1/1/06: Duane Dill of Stockton takes time to take a photograph of the sunset along the deep water channel at Buckley Cove in Stockton (Camera: Nikon D2H. Lens: Nikkor 17-35mm @ 17mm. Exposure: 1/25th sec. @ f/16. ISO: 320).
Rule No. 1: Always have a camera. Back in the days when I took photo courses, two of my instructors at Sacramento City College, Dick Fleming and the late Andy DeLucia, came up with the 10 rules of photography. It was all done in tongue-in-cheek to give their students a chuckle, but if you thought about them, they’re all sound principles. All but one of them hold up in the digital era.
3/10/06: Kathy Manely of Washington state, left, and Dianna Pasco of British Columbia, Canada, protect themselves from the rain while taking a picture of a ship traveling down the deep water channelin Stockton. The pair were staying at Riverpoint Marina RV park while on a road trip through California (Camera: Nikon D2H. Lens: Nikkor 300mm. Exposure: 1/250th sec. @ f/4. ISO: 400).
1. Always have a camera
2. Always have light
3. Always have a lens
4. Always use a shutter speed
5. Always use an aperture
6. Always have a subject
7. Always have a foreground
8. Always have a background
9. Always have batteries
10. Always have film (No longer applicable in the digital age)
4/7/06: University of the Pacific music student Nora Plutizik, right, has her portrait taken by fellow student Tina Brehmen. Plutzik needed a new photo of herself for an upcoming audition in San Francisco and had Brehmen, who plans to make a career of photogrpahy, take her picture on the university’s south campus in Stockton (Camera: Nikon D2H. Lens: Nikkor 80-200mm @ 200mm. Exposure: 1/250th sec. @ f/8. ISO: 200).
The first rule, always have a camera, sounds simple and obvious enough, but from pinhole cameras to cellphones that take pictures, from film to digital, no camera means no photos. I can’t count the times that I’ve heard people say: “Oh what a pretty sunset, I wish I had a camera” or “That’d make a great picture, I wish I had my camera with me” or “Look at that! I wish I had a…” you get the idea. You can draw a picture, splash water color on canvas or even write an essay about a scene or event, all of which are valid means of capturing them, but it just won’t be photography.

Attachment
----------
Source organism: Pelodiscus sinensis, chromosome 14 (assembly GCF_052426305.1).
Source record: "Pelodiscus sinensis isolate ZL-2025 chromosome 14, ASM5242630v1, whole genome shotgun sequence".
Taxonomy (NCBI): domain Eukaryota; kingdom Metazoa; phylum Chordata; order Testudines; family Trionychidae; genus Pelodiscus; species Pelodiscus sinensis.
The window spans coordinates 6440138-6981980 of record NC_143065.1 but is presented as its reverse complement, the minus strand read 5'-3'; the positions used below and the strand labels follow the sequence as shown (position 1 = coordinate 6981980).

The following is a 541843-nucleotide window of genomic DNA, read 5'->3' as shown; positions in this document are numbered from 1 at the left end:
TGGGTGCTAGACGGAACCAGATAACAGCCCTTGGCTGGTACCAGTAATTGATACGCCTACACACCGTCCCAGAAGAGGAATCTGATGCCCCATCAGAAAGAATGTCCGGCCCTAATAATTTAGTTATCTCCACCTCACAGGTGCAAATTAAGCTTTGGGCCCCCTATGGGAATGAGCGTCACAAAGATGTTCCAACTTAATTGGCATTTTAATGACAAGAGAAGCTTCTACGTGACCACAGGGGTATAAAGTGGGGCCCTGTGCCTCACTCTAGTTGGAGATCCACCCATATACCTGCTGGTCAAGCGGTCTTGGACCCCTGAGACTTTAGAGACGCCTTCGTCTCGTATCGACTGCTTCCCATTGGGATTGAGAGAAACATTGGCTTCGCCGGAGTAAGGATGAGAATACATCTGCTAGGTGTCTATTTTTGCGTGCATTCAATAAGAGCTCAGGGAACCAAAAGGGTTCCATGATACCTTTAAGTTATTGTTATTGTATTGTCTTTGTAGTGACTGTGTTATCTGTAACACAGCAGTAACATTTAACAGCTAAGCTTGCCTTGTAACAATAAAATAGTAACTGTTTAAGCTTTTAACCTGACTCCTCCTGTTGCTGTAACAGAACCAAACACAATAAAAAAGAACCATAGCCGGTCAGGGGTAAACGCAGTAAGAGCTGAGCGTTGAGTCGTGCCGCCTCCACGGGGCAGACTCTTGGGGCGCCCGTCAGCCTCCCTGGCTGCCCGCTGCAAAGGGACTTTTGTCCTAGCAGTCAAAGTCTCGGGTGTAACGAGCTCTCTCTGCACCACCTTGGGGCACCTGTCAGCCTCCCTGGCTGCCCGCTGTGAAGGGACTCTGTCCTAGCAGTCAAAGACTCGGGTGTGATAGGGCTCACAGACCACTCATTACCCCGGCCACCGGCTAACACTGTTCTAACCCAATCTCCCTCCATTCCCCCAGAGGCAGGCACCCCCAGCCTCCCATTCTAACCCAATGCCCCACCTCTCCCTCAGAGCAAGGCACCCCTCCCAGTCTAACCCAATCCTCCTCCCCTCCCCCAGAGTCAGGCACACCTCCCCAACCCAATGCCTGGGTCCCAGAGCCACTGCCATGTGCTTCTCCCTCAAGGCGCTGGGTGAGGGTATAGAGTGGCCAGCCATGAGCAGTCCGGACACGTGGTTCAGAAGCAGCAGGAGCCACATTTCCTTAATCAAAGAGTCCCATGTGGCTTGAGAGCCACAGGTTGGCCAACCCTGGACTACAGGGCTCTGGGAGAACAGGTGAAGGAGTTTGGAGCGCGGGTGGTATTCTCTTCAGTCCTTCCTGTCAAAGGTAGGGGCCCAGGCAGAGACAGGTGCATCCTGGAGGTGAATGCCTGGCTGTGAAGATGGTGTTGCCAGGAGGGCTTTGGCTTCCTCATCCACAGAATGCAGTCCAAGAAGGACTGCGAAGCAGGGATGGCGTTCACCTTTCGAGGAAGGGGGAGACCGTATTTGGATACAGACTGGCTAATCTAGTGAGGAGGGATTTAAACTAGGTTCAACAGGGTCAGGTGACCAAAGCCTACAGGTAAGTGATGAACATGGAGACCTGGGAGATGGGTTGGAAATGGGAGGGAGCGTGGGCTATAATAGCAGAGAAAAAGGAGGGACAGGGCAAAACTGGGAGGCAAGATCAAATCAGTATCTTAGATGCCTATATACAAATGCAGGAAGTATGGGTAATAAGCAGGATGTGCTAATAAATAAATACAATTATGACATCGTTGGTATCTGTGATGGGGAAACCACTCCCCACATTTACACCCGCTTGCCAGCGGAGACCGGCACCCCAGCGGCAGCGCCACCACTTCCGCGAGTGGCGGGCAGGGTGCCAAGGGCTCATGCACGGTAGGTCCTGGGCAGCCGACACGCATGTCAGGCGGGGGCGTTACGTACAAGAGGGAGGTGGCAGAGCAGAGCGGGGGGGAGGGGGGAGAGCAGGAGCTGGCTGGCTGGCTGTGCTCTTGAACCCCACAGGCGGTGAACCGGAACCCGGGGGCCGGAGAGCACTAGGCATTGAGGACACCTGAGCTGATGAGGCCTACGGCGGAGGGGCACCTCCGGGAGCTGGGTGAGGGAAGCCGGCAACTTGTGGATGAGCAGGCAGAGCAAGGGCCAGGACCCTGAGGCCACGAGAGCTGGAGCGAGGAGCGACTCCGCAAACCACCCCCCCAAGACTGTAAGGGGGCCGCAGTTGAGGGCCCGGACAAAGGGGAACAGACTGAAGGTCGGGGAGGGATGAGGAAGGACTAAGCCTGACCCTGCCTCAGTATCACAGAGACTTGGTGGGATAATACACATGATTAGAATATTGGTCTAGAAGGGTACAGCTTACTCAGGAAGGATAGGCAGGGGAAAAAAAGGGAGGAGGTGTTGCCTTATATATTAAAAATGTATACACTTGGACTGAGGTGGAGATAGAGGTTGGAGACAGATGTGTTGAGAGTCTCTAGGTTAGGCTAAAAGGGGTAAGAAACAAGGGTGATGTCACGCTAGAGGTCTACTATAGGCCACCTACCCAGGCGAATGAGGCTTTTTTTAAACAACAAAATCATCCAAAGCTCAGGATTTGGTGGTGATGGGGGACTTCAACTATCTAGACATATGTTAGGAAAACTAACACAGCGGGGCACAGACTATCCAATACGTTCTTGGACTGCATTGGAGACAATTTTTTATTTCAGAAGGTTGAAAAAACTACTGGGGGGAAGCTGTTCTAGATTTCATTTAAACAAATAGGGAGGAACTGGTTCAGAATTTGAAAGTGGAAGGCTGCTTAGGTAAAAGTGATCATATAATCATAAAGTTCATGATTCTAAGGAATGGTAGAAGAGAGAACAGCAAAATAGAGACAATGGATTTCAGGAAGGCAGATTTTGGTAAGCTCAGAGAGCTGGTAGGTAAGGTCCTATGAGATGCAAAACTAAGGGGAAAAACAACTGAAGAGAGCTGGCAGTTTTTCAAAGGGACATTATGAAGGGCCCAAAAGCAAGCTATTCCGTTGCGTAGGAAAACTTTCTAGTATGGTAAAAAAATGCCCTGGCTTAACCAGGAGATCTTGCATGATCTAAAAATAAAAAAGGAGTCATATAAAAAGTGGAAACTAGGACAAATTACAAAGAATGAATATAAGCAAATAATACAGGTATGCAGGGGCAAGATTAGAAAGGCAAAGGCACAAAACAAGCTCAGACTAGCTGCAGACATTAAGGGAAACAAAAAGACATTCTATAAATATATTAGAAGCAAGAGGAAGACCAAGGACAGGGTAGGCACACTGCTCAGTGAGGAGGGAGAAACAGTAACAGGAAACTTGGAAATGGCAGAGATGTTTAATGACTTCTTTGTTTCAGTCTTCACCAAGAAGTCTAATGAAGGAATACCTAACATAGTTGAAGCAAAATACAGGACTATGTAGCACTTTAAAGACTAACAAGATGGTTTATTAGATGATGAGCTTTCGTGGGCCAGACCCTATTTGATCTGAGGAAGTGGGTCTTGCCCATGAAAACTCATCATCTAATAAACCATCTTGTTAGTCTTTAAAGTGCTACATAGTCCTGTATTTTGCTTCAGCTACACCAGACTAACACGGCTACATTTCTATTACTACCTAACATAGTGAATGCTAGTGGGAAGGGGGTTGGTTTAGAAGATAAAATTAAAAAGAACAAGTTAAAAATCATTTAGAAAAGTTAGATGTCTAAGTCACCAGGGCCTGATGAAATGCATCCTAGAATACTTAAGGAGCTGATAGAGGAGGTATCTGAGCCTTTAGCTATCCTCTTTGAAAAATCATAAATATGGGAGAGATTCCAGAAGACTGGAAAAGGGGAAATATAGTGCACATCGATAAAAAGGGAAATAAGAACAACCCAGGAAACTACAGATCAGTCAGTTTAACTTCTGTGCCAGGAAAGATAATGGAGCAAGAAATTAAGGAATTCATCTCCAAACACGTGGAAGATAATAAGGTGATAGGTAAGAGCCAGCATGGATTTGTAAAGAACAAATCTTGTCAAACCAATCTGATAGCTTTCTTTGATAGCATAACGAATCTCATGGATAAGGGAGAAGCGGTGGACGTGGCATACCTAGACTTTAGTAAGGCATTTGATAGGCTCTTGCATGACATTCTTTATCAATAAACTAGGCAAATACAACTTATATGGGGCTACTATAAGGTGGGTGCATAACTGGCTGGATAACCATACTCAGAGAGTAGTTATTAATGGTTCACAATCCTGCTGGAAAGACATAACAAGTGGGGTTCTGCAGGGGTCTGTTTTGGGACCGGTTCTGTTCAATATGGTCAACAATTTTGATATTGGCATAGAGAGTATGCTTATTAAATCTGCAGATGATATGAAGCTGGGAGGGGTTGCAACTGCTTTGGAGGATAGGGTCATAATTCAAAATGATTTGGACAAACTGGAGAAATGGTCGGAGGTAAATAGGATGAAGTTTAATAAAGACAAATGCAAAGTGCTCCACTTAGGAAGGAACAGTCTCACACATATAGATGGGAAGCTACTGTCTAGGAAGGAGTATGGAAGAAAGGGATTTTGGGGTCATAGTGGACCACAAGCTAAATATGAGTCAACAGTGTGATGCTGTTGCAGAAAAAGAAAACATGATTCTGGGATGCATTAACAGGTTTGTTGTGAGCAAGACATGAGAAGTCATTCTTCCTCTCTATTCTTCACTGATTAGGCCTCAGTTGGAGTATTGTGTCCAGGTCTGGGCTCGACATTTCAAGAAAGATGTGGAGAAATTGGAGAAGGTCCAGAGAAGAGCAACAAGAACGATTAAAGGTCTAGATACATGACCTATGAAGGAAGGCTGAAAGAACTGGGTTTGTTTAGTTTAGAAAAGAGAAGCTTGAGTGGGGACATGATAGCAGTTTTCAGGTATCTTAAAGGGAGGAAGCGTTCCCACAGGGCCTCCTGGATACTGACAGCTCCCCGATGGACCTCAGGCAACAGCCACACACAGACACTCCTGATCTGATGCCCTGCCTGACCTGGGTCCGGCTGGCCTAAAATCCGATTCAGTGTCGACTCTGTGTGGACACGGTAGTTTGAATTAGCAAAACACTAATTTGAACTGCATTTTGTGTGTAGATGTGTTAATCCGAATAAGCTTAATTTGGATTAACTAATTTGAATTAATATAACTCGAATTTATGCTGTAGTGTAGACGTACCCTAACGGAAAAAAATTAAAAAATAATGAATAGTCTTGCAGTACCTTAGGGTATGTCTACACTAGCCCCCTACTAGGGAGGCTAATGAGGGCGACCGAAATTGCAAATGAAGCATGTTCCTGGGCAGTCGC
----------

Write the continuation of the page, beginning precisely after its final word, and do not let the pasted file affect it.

6/20/07: Eight-grader Taylor McCann 13, right, takes a picture of herself and fellow students Nicole Huber, 14, left, Colby Duplichan, 14 and amanda Tillis, 13, on the next to the last day of school at Webster Middle School in Stockton (Camera: Nikon D2X. Lens: Nikkor 17-35mm @ 17mm. Exposure: 1/250th sec. @ f/11. ISO: 200).
A couple of years ago, I attended Dick Fleming’s 69th birthday party, and I broke that first rule of photography, I didn’t have a camera. I don’t know what I was thinking. Maybe I was a bit worried about being late, but my wife and I hustled out of the house, me without a means of taking pictures, not even a little point-and-shoot.
11/13/07: Student Michelle Hernandez, 10, takes a picture of 9 WW II pilots who were honored at French Camp School in French Camp as a part of the school’s Veterans Day observance Camera: Nikon D2H. Lens: Nikkor 80-200mm @ 200mm. Exposure: 1/500th sec. @ f/8. ISO: 200).
A small group of us gathered at the Chevy’s in Elk Grove to celebrate Dick’s birthday. He has been teaching photography for more than 36 years at Sacramento City College. He and DeLucia not only taught me the technincal aspects of photography, but they taught me how to see pictures and gave me the love of the craft. There are many things I learned back then that I still use today.
9/18/09: 15-year-old Jonathan Delira of Stockton, takes a cellphone picture of a car at the Pacific MEChA club and radio station Mega 100.7 FM car show on Weber Avenue and El Dorado Street in downtown Stockton (Camera: Nikon D300. Lens: Nikkor 17-55mm @ 17mm. Exposure: 1/250th sec. @ f/8. ISO: 200).
For some after-dinner entertainment, Dick’s wife, Oralia, hired a marachi band, Marachi Tequila, which they had come across in shooting some weddings and quinceneras. As the band performed, with a broad grin on his face, Dick began shooting them with his camera. He was having a great time. He stood on his chair to get a better angle on them. I wished I had a camera to get a shot of him to show that even at 69, he is still spry enough enough to think of different angles for his pictures.
3/19/08: A Lego statue of a tourist in Legoland in Carlsbad (Camera: Canon 20D. Lens: Canon 16-35mm @ 16mm. Exposure: 1/250th sec. @ f/5.6. ISO: 200).
Then he put down his Canon 20D digital DSLR and picked up a video camera and started shooting with that. I borrowed his still camera to get shots of him, and he asked me where mine was. I sheepishly replied that I left it at home. He chastised me for not bringing my own, citing the “always have a camera” rule. After I was finished shooting, I gave the camera back and with a discerning eye he reviewed the images that I had shot. A broad smile lit up his face and with a twinkle in is eye, he said that I had redeemed myself.